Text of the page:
BROOKLYN, New York -- The murky ecosystem of ransomware payments comes into focus in new research led by Damon McCoy, an assistant professor of computer science and engineering at the NYU Tandon School of Engineering.

Ransomware attacks, which encrypt and hold a computer user's files hostage in exchange for payment, extort millions of dollars from individuals each month, and comprise one of the fastest-growing forms of cyber attack.

In a paper slated for presentation at the IEEE Symposium on Security and Privacy in May, McCoy and a team including researchers from the University of California, San Diego; Princeton University; Google; and the blockchain analytics firm Chainalysis provide the first detailed account of the ransomware payment ecosystem, from initial attack to cash-out.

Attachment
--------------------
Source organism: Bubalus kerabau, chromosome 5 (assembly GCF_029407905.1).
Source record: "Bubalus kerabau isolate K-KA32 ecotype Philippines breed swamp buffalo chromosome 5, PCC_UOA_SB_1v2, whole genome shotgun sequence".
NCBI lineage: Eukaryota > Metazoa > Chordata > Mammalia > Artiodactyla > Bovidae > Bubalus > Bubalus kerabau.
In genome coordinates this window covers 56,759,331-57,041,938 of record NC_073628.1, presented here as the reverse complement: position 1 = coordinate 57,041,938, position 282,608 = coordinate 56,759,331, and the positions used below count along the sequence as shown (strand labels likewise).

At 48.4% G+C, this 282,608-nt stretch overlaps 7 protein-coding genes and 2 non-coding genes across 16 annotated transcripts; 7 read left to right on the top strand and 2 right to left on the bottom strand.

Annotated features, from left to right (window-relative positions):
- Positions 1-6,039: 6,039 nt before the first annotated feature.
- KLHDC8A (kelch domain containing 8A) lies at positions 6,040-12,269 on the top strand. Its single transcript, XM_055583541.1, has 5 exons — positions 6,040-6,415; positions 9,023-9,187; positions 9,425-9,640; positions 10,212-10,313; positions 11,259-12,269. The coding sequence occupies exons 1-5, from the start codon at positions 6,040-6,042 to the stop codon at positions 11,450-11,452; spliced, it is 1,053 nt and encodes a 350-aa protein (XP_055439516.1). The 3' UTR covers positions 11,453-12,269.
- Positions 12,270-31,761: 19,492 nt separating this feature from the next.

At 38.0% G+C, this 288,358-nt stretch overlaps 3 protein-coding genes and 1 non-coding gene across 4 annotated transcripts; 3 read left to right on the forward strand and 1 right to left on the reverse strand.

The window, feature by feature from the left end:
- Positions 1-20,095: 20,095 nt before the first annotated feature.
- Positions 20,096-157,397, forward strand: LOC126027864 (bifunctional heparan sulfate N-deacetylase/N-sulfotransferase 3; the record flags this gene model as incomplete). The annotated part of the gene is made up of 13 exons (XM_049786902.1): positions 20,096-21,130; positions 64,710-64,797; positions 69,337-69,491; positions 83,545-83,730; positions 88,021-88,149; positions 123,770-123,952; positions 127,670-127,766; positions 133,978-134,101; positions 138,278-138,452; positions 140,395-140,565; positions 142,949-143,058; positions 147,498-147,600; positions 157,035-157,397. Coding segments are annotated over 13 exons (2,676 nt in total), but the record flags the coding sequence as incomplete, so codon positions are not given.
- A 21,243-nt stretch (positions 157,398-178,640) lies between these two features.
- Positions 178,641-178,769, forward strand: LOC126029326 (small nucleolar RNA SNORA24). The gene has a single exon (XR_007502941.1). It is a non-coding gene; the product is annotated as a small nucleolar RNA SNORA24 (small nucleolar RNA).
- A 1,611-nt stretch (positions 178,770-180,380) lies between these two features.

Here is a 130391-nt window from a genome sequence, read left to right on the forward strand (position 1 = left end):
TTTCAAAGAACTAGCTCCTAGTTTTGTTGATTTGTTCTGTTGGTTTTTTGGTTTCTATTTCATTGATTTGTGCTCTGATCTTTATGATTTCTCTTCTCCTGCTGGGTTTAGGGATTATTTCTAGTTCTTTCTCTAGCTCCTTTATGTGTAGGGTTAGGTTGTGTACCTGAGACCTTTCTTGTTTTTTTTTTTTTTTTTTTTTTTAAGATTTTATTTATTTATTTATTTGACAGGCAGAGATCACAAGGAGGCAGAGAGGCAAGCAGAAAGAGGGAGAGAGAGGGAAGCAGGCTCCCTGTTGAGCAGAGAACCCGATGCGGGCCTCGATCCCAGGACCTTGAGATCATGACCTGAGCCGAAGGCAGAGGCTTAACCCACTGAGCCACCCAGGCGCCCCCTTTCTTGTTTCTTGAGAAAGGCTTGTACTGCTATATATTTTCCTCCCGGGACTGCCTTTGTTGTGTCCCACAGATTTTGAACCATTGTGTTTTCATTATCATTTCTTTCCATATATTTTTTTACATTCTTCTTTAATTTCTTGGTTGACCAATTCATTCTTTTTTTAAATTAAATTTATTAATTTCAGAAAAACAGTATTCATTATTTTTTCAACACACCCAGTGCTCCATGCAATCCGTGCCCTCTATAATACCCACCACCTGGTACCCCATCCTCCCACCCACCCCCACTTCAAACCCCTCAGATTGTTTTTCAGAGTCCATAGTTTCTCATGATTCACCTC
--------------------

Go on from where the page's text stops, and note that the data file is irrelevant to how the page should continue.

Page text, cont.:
The paper's authors call for additional research to determine the reason that so many South Koreans are victimized and how they can be protected.

Each ransomware victim is often given a unique payment address that directs to a bitcoin wallet where the ransom is collected.

The research team tapped public reports of ransomware attacks to identify these addresses and correlate them with blockchain transactions.

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